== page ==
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Posts Tagged ‘Brian Rose’

Brian Rose’s website, the subject of yesterday’s post, also features his photos of the Berlin Wall and its environs before, during, and after its fall. He writes about the experience of place in Berlin, and for anyone whose knowledge of the Wall is limited (mine was derived mainly from watching Wim Wenders’s Wings of Desire and Faraway So Close — wonderful movies, in which the Wall is a character, but not the main character in them), Mr. Rose’s chronicle, called The Lost Border; Photographs of The Iron Curtain is well worth exploring. Don’t miss it, in fact — it’s an affecting series that depicts and describes how the Wall and the zone around it informed, and in ways continues to inform — the national consciousness of the once-divided and now unified Germany.

Photo by Svenwerk on Flickr

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A friend recently sent me a link to the website of Brian Rose, a New York photographer. Mr. Rose’s work is worth a look (or two or three); his photo series called New York Primeval chronicles his exploration of ‘wild’ parts of NYC. Knowing that Manhattan, at least, has been invaded with all sorts of extremely competitive plant genera (to see examples, take a look at Leslie Sauer’s The Once and Future Forest, which among other things describes the restoration of some of Central Park’s woodlands), it’s absorbing to study the Rose photos and try to figure out what plants make up today’s wildness in them.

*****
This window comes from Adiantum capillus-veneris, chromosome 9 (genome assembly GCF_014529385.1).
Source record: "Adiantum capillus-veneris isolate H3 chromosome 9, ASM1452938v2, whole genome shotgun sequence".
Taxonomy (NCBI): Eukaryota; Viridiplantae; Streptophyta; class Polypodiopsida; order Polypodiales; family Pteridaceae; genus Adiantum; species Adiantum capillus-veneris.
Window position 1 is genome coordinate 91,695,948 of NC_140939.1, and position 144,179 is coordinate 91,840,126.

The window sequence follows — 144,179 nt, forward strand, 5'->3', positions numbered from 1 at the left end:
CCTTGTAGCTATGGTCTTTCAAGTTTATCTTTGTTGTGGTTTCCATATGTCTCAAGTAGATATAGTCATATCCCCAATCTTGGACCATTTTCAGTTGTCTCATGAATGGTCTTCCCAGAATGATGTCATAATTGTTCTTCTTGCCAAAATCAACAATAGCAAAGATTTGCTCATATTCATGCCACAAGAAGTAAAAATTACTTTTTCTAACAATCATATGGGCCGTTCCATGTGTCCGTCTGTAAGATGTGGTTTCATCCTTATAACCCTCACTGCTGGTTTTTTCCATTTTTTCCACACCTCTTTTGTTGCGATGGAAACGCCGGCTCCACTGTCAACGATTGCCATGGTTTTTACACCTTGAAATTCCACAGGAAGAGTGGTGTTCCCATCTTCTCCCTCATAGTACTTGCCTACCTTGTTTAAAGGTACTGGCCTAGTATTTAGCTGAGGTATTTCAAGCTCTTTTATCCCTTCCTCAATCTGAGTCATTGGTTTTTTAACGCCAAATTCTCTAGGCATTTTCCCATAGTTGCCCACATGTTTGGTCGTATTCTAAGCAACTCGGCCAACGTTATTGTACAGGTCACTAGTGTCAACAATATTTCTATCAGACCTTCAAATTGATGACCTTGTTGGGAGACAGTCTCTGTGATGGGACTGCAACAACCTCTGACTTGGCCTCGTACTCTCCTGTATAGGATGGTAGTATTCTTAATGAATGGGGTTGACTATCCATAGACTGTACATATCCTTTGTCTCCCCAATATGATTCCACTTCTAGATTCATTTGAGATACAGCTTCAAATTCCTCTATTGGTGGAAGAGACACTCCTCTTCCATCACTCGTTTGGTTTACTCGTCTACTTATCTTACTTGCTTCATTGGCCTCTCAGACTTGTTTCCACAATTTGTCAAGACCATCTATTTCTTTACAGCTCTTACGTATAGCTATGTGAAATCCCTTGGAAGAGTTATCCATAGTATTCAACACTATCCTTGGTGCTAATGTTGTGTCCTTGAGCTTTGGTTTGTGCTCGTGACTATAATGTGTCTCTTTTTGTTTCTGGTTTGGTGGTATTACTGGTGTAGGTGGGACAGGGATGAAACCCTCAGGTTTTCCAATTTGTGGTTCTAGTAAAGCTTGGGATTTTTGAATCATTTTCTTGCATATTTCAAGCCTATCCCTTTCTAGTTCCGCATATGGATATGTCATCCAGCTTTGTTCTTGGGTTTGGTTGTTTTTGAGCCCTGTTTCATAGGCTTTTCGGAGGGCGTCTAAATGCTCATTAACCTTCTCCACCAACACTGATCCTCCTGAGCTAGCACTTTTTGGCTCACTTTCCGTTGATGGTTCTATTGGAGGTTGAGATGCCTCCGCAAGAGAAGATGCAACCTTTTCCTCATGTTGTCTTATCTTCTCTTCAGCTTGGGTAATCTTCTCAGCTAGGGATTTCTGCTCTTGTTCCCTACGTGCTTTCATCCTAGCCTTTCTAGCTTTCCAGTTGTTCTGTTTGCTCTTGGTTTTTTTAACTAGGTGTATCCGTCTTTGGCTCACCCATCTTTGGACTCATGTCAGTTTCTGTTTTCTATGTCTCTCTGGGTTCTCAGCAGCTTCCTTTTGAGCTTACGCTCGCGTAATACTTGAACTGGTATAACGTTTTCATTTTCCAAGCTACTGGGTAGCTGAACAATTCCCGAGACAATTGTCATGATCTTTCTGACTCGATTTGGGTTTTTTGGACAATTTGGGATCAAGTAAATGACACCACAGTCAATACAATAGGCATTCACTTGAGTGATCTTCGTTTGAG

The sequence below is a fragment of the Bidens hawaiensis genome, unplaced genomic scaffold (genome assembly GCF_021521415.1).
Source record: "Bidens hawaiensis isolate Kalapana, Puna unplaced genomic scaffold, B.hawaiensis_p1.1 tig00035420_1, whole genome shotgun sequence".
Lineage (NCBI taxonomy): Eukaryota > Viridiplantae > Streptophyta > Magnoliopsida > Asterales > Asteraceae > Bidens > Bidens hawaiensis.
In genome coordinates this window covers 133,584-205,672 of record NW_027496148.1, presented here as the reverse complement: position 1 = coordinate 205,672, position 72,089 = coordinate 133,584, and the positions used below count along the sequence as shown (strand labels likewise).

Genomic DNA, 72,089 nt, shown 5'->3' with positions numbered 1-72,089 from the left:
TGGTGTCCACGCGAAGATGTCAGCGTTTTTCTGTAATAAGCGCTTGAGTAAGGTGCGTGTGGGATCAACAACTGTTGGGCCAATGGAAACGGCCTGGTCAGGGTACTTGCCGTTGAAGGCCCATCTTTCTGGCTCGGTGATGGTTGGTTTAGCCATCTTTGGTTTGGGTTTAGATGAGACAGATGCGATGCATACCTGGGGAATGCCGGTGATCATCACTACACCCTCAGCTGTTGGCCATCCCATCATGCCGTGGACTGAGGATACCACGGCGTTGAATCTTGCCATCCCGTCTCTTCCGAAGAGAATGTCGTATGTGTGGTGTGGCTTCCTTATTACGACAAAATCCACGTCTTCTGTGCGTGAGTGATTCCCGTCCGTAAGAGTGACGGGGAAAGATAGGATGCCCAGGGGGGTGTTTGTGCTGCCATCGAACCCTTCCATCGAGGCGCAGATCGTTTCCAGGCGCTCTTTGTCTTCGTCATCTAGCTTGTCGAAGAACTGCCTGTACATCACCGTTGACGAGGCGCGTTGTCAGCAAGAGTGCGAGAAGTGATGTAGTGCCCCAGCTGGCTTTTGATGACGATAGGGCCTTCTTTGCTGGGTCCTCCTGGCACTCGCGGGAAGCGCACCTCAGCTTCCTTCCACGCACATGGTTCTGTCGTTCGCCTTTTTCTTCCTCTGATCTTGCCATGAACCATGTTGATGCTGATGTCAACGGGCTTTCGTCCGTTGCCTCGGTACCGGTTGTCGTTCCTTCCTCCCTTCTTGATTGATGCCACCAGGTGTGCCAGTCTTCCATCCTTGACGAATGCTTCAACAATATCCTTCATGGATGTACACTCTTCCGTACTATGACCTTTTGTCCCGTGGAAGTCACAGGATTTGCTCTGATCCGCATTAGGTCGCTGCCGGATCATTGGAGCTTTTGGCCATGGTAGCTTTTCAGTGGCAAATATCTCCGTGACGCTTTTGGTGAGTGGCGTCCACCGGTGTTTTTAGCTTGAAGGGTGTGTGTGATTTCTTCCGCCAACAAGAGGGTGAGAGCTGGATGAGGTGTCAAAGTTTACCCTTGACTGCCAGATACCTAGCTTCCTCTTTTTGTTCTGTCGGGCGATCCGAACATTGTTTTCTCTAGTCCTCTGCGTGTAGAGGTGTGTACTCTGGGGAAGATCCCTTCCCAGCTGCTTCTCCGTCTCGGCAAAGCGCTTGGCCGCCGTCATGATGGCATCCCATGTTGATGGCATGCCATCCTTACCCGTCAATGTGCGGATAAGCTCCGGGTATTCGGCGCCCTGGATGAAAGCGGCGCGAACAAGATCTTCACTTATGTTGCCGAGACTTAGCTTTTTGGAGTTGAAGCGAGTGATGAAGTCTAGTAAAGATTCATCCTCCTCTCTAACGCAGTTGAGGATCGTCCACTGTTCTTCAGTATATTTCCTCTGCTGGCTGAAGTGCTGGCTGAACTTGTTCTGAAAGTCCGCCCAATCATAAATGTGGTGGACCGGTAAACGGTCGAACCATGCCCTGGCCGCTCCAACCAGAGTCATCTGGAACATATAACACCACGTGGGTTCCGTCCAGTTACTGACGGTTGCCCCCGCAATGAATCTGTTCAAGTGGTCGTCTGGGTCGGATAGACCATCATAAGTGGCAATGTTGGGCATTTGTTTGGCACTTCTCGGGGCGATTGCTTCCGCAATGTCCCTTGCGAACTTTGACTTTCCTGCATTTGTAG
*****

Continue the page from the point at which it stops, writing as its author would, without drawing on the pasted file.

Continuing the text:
This series, with its horizontally scrolling format, also affords a gratifying graphic experience: by grabbing and dragging the scroll bar beneath the photos in each of the three sections (‘One’, ‘Two’, and ‘Three’) it’s possible to scan through all the photos in that section, and to recognize the horizon line as a datum for the whole collection. I can think immediately of two other artists — Saul Steinberg (see this link) and Andy Goldsworthy — who have used a single line to organize a series of disparate items. Steinberg drew his lines, Goldsworthy builds his with stone, stems, shadows, flowers, ice, wood, or leaves. It’s a pleasure to see the line used here to link all photos.

Pebble spiral done in tribute to Andy Goldsworthy; shadow makes the line. Photo by Escher on Flickr.


Andy Goldsworthy's The Wall That Went For A Walk at Storm King in upstate New York. Wall as datum, organizing, defining, and questioning the edge between woodland and meadow and land and pond. Photo by Dr. Curry on Flickr.

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